Title image: Torque (2004)
Winter’s a bummer for most Canadian motorcyclists, but it’s also a great chance to watch a few motorcycle movies, because who’s got time to do that in the summer, when you’re out riding?
With that in mind, here are a few recommendations from CMG’s long-suffering writers, who’ve either watched these films, or heard really good things about them from our moto-friends.
On Any Sunday
This is the first film on the list because it is arguably the first great documentary about North American motorcycling, and decades later, Bruce Brown’s work holds up. What’s great about this film? The trailer says it all: “We’ve made a new film about another great sport — motorcycling.” On Any Sunday didn’t hyper-focus on a single aspect of riding, it took everything in, from flat track racing to hillclimbs to desert scrambles to just plain fooling around on two wheels.
It’s a symbol of simpler times, and while the bikes may not have been as high-tech as our modern machines, they were no less thrilling. Since it’s from the ’70s, it may seem a little goofy by today’s standards, but if you haven’t seen this movie, you should — and if you have seen it, you should watch it again.
In 1995-1996, British schoolteacher Austin Vince, his brother Gerald, and a host of friends rode a pack of beat-up Suzuki DR350s around the world on the longest route possible, in the shortest time possible. Or at least, that was the original idea behind the trip.
In those days, fairly soon after the fall of the Iron Curtain, Russia and the central Asian “Stans” were uncharted territory for motorcyclists, and the sheer audacity and dumb luck required to make this trip happen are inspiring. Sure, the film is an obviously amateur effort, but it’s still extremely enjoyable to watch interesting people visit difficult, even life-threatening places.
If you watch the film and end up liking it, the follow-up, titled Terra Circa, follows a similar route with some of the same riders, and has better production values. Mondo Sahara, the third film in the series, is a much shorter jaunt through Spain and northern Africa, but has even better film work.
Dust to Glory
This film shows racer Mouse McCoy’s attempt to ironman the Baja 1000, North America’s biggest offroad race, by riding the entire 1,600-km event without swapping out for another rider. There’s lots of footage of trucks and cars in this flick, because the Baja 1000 isn’t just about bikes. However, McCoy’s racelong descent into madness is highly entertaining, and the footage of the other racers, particularly the battle between Honda’s top riders, is a top way to spend a winter evening.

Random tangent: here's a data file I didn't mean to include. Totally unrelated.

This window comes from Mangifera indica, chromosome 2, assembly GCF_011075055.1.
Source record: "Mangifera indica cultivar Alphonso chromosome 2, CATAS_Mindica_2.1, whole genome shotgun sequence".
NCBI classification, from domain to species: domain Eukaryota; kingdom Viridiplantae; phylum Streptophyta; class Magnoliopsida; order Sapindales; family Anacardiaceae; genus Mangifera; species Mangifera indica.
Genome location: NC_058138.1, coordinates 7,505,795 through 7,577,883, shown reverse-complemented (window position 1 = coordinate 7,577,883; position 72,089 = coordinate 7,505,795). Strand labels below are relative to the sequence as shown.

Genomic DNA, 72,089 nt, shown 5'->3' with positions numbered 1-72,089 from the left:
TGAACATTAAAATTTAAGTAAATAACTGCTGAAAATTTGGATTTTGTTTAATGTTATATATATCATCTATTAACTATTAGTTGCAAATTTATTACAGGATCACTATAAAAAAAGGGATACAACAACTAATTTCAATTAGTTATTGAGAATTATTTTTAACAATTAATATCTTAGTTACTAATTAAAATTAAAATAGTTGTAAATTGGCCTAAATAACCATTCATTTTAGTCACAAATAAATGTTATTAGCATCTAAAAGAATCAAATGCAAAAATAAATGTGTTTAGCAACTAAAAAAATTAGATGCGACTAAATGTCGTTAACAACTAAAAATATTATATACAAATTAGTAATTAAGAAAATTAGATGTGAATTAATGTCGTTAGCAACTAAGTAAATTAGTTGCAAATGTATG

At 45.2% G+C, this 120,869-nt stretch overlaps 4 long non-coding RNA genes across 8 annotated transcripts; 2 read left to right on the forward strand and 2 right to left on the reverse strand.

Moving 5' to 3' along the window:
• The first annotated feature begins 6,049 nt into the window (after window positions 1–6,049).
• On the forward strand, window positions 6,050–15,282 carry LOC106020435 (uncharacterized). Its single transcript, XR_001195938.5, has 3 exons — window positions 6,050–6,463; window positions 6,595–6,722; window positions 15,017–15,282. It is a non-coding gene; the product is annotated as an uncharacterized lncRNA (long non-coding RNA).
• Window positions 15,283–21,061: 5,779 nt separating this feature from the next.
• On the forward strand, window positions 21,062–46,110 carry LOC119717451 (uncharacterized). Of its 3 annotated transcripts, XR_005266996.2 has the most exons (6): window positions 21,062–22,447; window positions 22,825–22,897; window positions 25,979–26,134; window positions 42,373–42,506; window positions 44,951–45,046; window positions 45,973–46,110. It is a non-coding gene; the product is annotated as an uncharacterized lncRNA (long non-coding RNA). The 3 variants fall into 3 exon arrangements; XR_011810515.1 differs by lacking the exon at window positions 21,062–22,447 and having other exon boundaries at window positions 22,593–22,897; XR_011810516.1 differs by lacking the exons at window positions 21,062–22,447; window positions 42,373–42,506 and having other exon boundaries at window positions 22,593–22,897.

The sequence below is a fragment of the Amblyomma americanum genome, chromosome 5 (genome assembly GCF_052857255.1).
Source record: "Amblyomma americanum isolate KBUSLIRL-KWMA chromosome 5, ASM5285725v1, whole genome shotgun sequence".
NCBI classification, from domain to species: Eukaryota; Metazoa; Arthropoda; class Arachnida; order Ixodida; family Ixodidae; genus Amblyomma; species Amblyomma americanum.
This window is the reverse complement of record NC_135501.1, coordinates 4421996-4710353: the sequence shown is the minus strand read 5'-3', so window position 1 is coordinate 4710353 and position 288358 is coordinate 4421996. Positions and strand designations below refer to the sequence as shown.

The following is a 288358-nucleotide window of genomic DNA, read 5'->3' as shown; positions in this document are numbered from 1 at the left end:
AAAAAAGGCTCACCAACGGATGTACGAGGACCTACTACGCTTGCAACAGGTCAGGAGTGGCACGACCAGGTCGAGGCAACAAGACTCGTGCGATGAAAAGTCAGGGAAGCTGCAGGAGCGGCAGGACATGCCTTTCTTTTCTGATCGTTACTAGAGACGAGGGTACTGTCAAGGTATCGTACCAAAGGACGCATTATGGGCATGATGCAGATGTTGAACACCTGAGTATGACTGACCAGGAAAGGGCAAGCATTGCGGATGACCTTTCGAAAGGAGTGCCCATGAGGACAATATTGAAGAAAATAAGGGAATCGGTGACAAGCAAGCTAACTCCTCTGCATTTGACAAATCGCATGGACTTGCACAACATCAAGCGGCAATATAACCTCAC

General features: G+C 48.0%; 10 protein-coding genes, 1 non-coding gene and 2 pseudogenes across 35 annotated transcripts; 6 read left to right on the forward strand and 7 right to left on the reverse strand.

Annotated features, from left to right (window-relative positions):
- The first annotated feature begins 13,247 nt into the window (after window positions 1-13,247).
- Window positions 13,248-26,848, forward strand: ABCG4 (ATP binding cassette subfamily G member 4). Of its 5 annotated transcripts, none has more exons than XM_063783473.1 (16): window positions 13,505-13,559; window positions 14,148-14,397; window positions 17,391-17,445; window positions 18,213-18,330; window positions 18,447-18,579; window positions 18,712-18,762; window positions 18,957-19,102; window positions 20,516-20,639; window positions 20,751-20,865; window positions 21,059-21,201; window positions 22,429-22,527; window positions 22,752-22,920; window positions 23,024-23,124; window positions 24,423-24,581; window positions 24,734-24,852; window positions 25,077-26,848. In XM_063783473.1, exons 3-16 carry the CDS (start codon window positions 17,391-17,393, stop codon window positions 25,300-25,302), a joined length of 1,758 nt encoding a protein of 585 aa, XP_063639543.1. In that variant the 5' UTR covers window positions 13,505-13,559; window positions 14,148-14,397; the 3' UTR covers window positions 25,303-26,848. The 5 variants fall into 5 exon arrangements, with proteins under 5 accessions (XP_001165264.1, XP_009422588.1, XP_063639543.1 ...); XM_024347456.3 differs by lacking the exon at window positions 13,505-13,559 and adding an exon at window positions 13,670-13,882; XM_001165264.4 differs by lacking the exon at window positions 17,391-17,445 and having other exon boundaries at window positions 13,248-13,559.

Mark Neale understands speed. He’s been making fantastic films about roadracing for years, and this one really made his name. It was filmed over 2001 and 2002, during the last days of two-stroke GP racing, and was the first modern doc to really dig into MotoGP. You get epic battles between Valentino Rossi and Max Biaggi, along with some focus on Garry McCoy and John Hopkins, who were both pretty hot in that era.
Watch it, and you’ll get a great idea of just how much roadracing has grown up in the past decade and a half. If you like this film, Neale’s made a lot of great roadracing titles since; check out Faster & Faster, The Doctor, The Tornado and the Kentucky Kid, Charge, Zero Emissions/Maximum Speed and Hitting the Apex.
We couldn’t find an online trailer for 2003’s Faster (and don’t bother with The Rock’s 2010 revenge action flick of the same name), but here’s a pretty good one for its sequel, Fastest.
Crazed bikies battling it out with motor-happy cops in a post-apocalyptic environment, where the rules have vanished? Just the sort of mindless schlock that can kill a Saturday evening when it’s too snowy outside to leave the house. Its sequel, The Road Warrior, is a better movie, and its recent remake is fabulous, but the original has a charm all its own.
Fun fact: Most of the riders in the film were actual members of an Australian biker gang, and the scenes with motorcycle patrolman Goose riding his KZ1000 at speed were actually shot with a cameraman on the back of the bike. The special effects in the movie are spectacular when you realize this was done long before the days of CGI; when you see a car drive right through a van, that really happened. When you see a biker knocked off a bridge at speed, that really happened.